I wrote a guest post for Inclusive Church: you can read it here.
(I wrote this privately a few months ago and have decided to share it now.)
I retweeted kraken_syllabub:
“Just saw that @NetflixUK has Boys Don’t Cry under “lesbian films” fml *exhausted*”
My comment was: “This phenomenon is why it took til my thirties for me to realise that I was trans.”
This had such a strong effect on my teenage experience that I can’t imagine where I would have been (or when) if the world had been set up differently. ‘Boys Don’t Cry’ came out in 1999, when I was twenty, at university. I read about it in Diva, described unambiguously as a lesbian film. Every time I read or watched someone who felt like a man or a boy and had to deal with that in a female-coded body, I was told that that was butch dyke experience. Idgie Threadgoode (in the book of Fried Green Tomatoes) is a butch dyke; Stephen Gordon in The Well of Loneliness is a butch dyke; Leslie Feinberg was a butch dyke; in the short fiction I found, P. Califia and others with similar self-descriptions and presentations were butch dykes.
Some of the real-life people came out as trans later on; some of the fictional and fictionalised characters have been re-examined and some position themselves or are claimed as ‘maybe’s in more than one category – and gender identity and sexuality are complicated and interlinked and did I say complicated? But the fact that I never heard any of these figures described as even maybe-trans, as anything but butch dykes, meant that I had no other box to put myself in.
There was one trans man on TV when I was in my late teens – Stephen Whittle, seeming like a nice chap but not like a role model for me at all, because our lives and experiences were so different.
Of course, I was a weird butch lesbian because I persisted in being attracted to men and having relationships with them as well as with women, but that didn’t (and doesn’t) feel incompatible to me. I was a butch dyke (who happened to be bi), because people who carried around buckets of sadness at not being seen as boys or men were butch dykes. (I was aware of butch dykes who were happy being women too; they were not the ones I identified with and I didn’t think about them a lot.)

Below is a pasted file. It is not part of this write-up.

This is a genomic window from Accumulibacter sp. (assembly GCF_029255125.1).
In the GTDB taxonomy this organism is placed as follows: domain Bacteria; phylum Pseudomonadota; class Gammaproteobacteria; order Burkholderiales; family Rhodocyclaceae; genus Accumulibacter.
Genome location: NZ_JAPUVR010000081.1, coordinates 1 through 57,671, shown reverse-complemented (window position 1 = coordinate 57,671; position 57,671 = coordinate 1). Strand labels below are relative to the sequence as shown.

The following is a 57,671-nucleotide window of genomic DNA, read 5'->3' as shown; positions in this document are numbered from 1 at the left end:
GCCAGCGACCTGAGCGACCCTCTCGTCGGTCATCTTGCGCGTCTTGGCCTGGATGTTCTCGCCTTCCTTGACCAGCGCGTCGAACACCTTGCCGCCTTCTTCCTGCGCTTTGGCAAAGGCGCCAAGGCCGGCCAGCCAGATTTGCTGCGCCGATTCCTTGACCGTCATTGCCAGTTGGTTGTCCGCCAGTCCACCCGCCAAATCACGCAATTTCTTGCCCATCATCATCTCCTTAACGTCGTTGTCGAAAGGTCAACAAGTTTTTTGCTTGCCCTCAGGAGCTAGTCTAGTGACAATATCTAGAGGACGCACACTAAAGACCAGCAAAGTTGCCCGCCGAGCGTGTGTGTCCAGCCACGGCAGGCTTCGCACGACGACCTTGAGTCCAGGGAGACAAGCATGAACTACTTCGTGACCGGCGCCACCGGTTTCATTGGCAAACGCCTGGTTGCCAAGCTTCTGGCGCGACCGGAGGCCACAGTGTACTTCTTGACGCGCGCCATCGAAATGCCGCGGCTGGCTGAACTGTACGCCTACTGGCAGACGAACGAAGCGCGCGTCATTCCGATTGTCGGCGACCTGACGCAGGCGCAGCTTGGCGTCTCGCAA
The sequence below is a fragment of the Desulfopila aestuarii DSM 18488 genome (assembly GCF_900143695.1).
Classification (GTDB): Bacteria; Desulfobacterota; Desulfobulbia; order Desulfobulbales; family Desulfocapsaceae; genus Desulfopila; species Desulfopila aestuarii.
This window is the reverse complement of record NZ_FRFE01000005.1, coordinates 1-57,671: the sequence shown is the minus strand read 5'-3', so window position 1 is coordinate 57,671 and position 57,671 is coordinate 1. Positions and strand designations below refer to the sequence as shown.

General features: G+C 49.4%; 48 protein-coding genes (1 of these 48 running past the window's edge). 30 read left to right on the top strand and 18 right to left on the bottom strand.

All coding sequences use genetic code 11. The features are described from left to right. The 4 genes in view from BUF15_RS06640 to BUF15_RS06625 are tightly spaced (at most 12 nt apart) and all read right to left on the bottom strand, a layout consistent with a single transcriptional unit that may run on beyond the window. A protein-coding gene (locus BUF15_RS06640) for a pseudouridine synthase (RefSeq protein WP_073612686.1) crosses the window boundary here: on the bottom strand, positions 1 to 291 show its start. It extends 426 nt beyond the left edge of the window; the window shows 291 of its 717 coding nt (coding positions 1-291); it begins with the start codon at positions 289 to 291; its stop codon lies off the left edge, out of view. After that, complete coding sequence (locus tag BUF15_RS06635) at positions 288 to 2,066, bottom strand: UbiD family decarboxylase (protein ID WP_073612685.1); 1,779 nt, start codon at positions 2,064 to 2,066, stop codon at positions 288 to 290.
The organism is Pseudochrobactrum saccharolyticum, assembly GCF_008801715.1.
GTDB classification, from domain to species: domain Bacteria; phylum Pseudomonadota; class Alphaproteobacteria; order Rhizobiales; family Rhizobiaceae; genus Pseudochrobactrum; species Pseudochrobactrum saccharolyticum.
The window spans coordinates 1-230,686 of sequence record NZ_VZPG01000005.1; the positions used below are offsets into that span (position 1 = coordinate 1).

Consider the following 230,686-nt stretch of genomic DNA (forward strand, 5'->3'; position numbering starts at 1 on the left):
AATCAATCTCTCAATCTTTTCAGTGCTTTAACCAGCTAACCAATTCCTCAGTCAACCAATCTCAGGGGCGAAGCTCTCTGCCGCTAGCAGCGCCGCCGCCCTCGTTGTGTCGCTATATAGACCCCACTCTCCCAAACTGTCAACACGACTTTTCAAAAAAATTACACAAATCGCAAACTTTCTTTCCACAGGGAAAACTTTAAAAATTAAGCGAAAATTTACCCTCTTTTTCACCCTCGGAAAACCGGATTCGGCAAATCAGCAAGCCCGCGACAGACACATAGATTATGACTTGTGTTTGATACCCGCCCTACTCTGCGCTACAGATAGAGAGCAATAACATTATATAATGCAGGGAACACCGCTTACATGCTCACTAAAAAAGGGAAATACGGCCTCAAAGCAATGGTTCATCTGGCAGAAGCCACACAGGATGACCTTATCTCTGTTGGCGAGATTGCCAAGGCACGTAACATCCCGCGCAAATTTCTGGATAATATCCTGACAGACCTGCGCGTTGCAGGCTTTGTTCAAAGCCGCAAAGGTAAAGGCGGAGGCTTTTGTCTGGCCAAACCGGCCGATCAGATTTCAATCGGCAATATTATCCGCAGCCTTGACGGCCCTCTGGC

In some ways it’s not a problem that I only came across genderqueerness as a concept at the end of my twenties, and through it broader understandings of the possibilities of trans masculinity, and ultimately an understanding of myself as trans… because I wasn’t utterly miserable that whole time. I wasn’t in a well of loneliness. I was generally accepted as myself in my boys’ clubs and my girls’ clubs, and my times of discomfort were mostly around trying to be a girl in the girls’ club rather than an exception to the rule. And I am butch; I’m just definitely not a dyke.
I am so much happier, though, now that I have the vocabulary to explain who I am, and know the granular options for a transition that’s me rather than a set menu, and can ask to be seen and acknowledged not as a slightly-off version of other things but as a real and true me.
Some people don’t want to wear a gender at all. Any gender that’s put on them ends up in a heap on the floor by the sofa or left on a peg in the hall.
Some people who feel moved (or compelled) to wear a gender
are happy with the one their parents picked for them, or a uniform one they got at school,
or they pick one from a catalogue, smart, ready-made.
Some people read about gender pattern-making, and carefully measure, cut, pin, stitch, adjust to fit.
Some of us pick up second hand parts of genders from swaps or shops,
trim the extra off and re-hem; layer this shiny one over this smooth one; let the holes in this one fray; use the bits of this for patchwork; unravel and re-knit.